A tour of the renovated historic Botherum House, located in the Woodward Heights neighborhood not far from Rupp Arena in downtown Lexington, attracted 1,200 people, waiting in line down the street.
“People thought it was a concert,” said garden designer Jon Carloftis. “They said it was the best cocktail party Lexington’s ever had without booze.”
Carloftis and partner Dale Fisher restored the 1851 home and recently gave Kentucky Life host Doug Flynn got a tour.
Unlike many historic homes, this one is not named for a person. “It was named after two characters [in a play], Bore ‘Em, and Bother ‘Em”, said Carloftis. The home was built in 1851 by a lawyer, Madison C. Johnson. “He was sort of making fun of himself,” he said.
In keeping with the times, (frontier days of the late 1700s and early 1800s) the center room of the current home existed as protection from Indian attacks. Madison C. Johnson married abolitionist Cassius Clay’s sister and bought the property, then hired famed architect John McMurty to build the home. “What you see now is 1851,” Carloftis said.
Though Fisher and Carloftis restored the home to its 1851 appearance, the furnishings are modern.“People would say, are you going to have it all period pieces from 1850s? I’m not interested in living in a museum,” Carloftis said. “And I like things from the ‘50s and ‘60s, my grandmother’s stuff, and plus I don’t like anything that’s stuffy. I like it to be comfortable.”
The exterior of the home is Greek revival, but the interior has many Gothic touches, like arches, Carloftis said, including original stained glass doors from 1851. Clay Lancaster, a renowned preservationist, studied antebellum homes and made detailed drawings of Botherum, enabling people today to see exactly how the rooms looked, Carloftis said.
The original library has been made into an extra bedroom, with gray walls and a window facing east. The drawing room was originally done in Chinese red. “And it had about 400 cracks in the walls,” said Fisher, who sits on the board of the Blue Grass Trust for Historic Preservation. “And once we turned the heat on for the first time in 15 years, the cracks got bigger. And we actually thought the whole room was coming down. It stopped cracking, and it took me about six months to repair the room.”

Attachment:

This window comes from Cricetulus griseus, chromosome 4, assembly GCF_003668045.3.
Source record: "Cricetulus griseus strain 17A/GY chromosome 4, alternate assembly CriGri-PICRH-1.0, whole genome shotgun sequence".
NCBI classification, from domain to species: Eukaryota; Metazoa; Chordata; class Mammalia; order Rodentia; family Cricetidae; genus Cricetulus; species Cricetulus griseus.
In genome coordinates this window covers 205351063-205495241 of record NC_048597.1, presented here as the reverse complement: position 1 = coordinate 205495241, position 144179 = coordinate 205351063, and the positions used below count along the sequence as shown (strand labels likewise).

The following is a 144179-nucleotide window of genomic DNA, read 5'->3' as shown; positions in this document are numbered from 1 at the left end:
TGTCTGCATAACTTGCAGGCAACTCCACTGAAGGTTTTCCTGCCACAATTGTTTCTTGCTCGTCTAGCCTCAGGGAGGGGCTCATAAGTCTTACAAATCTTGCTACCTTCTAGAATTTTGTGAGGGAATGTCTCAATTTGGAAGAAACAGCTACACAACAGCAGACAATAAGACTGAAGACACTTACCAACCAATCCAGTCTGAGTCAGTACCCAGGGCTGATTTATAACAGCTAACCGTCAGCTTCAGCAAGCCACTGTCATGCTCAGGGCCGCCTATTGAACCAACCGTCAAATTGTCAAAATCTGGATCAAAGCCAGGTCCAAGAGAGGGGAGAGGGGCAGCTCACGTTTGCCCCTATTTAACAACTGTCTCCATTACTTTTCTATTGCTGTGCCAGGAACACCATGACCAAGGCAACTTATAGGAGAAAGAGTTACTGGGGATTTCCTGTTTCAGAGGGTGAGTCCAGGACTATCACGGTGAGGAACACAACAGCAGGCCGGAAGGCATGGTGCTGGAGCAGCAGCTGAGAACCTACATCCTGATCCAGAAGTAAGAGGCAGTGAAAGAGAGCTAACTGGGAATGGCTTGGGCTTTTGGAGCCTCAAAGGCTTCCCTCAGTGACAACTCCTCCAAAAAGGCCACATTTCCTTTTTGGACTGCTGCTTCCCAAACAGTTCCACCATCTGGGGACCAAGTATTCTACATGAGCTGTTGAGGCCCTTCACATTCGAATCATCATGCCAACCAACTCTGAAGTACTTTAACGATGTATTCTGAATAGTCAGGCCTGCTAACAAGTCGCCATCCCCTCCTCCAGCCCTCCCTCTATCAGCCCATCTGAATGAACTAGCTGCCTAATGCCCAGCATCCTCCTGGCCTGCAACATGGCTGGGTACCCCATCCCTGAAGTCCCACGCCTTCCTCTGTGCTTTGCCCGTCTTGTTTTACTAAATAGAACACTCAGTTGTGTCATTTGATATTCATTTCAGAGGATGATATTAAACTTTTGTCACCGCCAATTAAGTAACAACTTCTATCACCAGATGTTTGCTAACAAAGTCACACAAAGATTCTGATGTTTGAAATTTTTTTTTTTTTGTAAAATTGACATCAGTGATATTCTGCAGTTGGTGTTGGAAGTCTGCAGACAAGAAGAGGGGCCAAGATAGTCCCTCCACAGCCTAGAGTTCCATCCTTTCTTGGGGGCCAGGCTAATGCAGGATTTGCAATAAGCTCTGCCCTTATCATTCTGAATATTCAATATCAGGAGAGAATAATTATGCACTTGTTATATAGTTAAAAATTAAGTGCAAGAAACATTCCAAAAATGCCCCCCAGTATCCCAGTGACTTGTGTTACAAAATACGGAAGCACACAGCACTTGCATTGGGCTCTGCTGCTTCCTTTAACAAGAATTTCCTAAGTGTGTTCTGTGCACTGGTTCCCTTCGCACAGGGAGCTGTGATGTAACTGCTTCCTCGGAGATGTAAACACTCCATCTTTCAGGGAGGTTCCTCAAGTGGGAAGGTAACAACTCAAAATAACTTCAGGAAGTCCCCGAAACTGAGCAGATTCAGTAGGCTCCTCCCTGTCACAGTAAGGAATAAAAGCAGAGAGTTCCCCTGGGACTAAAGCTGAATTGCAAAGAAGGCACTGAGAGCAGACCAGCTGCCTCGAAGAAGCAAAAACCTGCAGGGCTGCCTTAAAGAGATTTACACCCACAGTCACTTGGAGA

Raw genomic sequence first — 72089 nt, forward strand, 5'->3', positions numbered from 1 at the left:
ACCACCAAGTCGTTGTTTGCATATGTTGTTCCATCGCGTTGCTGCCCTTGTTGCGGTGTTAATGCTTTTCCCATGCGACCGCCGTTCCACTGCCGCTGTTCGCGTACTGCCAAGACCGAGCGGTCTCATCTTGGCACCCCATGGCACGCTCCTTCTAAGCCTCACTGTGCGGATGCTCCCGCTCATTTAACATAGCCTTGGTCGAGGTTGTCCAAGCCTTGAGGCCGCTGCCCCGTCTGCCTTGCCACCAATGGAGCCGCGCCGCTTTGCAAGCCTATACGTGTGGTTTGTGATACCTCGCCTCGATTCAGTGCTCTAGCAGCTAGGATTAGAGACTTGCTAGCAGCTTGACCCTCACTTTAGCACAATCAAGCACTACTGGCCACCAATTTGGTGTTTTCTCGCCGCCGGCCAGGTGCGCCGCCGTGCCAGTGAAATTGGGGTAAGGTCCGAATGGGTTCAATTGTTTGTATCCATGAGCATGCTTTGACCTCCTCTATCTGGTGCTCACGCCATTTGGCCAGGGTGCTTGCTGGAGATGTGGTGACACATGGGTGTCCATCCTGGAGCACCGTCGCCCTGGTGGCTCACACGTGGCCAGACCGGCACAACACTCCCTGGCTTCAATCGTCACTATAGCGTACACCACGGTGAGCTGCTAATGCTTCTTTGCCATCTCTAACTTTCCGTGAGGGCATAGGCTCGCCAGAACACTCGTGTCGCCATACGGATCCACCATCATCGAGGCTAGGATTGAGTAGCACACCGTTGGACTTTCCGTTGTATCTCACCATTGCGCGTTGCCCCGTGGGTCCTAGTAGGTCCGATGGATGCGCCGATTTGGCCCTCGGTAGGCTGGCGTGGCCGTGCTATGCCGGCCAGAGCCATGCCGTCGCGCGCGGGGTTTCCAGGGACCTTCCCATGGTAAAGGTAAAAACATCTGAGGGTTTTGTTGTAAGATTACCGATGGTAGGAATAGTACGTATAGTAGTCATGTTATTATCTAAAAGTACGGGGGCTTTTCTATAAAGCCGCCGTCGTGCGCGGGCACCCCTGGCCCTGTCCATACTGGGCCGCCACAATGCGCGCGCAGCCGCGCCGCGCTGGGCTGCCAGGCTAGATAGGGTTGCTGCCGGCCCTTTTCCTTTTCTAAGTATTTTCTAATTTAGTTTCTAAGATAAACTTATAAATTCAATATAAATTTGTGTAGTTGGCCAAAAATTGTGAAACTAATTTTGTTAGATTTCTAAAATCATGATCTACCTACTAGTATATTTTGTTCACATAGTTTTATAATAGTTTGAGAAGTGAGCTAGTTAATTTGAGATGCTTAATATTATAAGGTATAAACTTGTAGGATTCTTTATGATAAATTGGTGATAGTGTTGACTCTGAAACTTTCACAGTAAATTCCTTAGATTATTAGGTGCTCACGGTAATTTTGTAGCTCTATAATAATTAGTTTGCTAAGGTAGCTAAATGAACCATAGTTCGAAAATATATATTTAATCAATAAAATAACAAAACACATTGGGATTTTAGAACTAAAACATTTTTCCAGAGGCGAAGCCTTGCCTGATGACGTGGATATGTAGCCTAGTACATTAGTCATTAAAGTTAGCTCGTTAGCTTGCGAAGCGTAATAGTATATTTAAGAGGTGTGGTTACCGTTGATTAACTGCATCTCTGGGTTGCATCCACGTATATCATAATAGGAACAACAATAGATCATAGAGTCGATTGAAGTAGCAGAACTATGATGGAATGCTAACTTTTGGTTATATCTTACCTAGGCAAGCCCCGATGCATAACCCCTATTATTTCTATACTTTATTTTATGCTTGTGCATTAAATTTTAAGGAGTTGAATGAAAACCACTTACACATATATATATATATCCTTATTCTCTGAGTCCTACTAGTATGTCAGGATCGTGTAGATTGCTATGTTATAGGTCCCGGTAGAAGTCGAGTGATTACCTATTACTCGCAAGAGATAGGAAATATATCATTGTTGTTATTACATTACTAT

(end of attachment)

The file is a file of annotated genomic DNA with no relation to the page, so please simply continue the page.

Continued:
The original mirror hangs over the fireplace. “If you’ll notice, this is leaning in,” said Carloftis. “It’s called a hostess mirror. You can see what is going on when you’re having dinner or events. The chandelier is also original, given to Madison by Cassius Clay.
The floors in the house are original except the kitchen. Several of the floors had been painted black. “But instead of sanding the floors, which takes off the history, they used a technique called screening,” said Fisher. “So imagine a screen from your house, then run it over the floors, and it takes off the surface paint. You’ll still see veins of black running through it. That’s the black paint. But they are beautiful this way.”
The dining room was originally a courtyard that was filled in. The old windows are now nooks that showcase photographs and mementos.
The grounds include aged trees: a linden from the 1800s, a large dogwood tree, and a big gingko tree, one of the top three largest in the state. The tree was a gift to Madison from Henry Clay. The formal garden has four statues representing the four seasons. The company that made the statues, Longshadow, also took a planter from the garden and reproduced it, and it’s now sold as a Botherum planter, Fisher said.
The two men are grateful that the previous owner, John Cavendish, kept the house as it was. “We are still thankful that who we bought it from, Mr. Cavendish, had not turned it into an apartment complex, because that’s when you lose a lot of architectural elements in the house. So he kept it, and boarded it up and kept vandals from coming in there,” said Carloftis. “So we have a lot to thank him for. He kept it easy for us.”
This segment is part of Kentucky Life episode #2207, which originally aired on November 19, 2016. Watch the full episode.